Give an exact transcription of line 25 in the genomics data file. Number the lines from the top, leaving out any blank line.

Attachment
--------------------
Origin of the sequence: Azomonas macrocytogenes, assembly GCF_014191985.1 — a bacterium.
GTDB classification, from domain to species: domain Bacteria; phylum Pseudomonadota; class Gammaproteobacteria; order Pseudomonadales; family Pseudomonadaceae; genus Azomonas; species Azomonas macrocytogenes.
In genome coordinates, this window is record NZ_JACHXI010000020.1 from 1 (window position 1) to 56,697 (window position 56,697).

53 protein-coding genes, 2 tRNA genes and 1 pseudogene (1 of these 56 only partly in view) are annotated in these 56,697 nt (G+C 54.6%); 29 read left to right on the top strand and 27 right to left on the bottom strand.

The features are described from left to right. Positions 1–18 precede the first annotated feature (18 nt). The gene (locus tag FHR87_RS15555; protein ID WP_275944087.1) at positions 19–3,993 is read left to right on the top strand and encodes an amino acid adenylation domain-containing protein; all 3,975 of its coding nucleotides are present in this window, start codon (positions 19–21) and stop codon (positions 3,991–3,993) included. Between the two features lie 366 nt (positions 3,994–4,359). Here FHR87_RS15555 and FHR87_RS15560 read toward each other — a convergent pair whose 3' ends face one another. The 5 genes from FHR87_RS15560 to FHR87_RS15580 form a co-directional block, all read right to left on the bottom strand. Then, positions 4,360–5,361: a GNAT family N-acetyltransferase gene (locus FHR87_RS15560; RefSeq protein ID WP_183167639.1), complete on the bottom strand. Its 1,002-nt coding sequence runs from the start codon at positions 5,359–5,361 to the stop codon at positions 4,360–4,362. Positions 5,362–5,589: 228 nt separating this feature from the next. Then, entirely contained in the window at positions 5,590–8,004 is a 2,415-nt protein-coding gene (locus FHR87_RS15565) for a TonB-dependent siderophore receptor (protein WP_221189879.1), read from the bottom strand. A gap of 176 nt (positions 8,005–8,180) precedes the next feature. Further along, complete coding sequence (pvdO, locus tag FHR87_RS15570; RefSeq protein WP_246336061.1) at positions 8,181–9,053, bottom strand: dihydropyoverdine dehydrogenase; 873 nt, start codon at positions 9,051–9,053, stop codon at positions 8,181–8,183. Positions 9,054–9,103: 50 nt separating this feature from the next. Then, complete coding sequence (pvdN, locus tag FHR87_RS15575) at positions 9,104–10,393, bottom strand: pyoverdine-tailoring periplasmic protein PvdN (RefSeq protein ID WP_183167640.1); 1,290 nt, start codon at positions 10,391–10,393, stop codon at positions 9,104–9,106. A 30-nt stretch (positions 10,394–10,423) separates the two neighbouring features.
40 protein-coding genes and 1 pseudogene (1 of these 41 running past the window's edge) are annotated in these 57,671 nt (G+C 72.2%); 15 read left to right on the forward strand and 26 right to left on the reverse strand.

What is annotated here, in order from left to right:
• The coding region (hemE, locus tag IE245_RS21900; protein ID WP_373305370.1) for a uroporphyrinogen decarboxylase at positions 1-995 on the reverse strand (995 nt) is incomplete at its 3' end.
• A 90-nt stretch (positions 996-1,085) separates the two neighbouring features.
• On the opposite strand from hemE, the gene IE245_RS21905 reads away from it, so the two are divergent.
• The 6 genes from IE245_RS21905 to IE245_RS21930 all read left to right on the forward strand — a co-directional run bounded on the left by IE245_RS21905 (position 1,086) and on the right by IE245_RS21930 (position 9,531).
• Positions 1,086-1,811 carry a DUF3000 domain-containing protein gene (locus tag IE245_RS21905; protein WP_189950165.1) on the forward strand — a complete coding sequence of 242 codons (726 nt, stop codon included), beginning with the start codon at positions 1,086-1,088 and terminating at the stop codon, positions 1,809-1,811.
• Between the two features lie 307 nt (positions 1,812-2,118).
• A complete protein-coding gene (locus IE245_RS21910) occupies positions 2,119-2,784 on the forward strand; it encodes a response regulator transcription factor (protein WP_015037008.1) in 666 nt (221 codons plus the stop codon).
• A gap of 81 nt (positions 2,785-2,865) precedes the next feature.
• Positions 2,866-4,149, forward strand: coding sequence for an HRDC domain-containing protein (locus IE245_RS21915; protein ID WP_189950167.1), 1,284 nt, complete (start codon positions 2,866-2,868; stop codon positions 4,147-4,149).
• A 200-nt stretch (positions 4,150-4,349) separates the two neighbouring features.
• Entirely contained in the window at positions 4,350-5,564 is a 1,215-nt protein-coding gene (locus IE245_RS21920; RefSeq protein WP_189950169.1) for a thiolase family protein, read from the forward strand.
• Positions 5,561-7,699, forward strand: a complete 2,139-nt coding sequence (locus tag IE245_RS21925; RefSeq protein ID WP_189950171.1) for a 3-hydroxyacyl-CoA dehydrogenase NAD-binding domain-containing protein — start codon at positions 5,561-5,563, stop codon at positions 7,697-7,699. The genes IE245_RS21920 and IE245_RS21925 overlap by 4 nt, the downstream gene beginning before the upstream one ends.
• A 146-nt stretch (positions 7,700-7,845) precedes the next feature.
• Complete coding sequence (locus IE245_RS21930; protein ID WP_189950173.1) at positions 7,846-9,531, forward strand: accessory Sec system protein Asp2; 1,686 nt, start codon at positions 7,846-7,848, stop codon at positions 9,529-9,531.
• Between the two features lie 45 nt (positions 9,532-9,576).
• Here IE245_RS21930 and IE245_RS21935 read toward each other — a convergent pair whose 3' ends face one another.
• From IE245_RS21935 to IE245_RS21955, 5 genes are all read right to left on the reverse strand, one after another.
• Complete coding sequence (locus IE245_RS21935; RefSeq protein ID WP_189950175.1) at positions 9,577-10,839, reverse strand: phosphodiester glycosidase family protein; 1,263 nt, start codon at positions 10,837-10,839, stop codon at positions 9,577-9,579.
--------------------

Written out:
• Complete coding sequence (locus IE245_RS21935; RefSeq protein ID WP_189950175.1) at positions 9,577-10,839, reverse strand: phosphodiester glycosidase family protein; 1,263 nt, start codon at positions 10,837-10,839, stop codon at positions 9,577-9,579.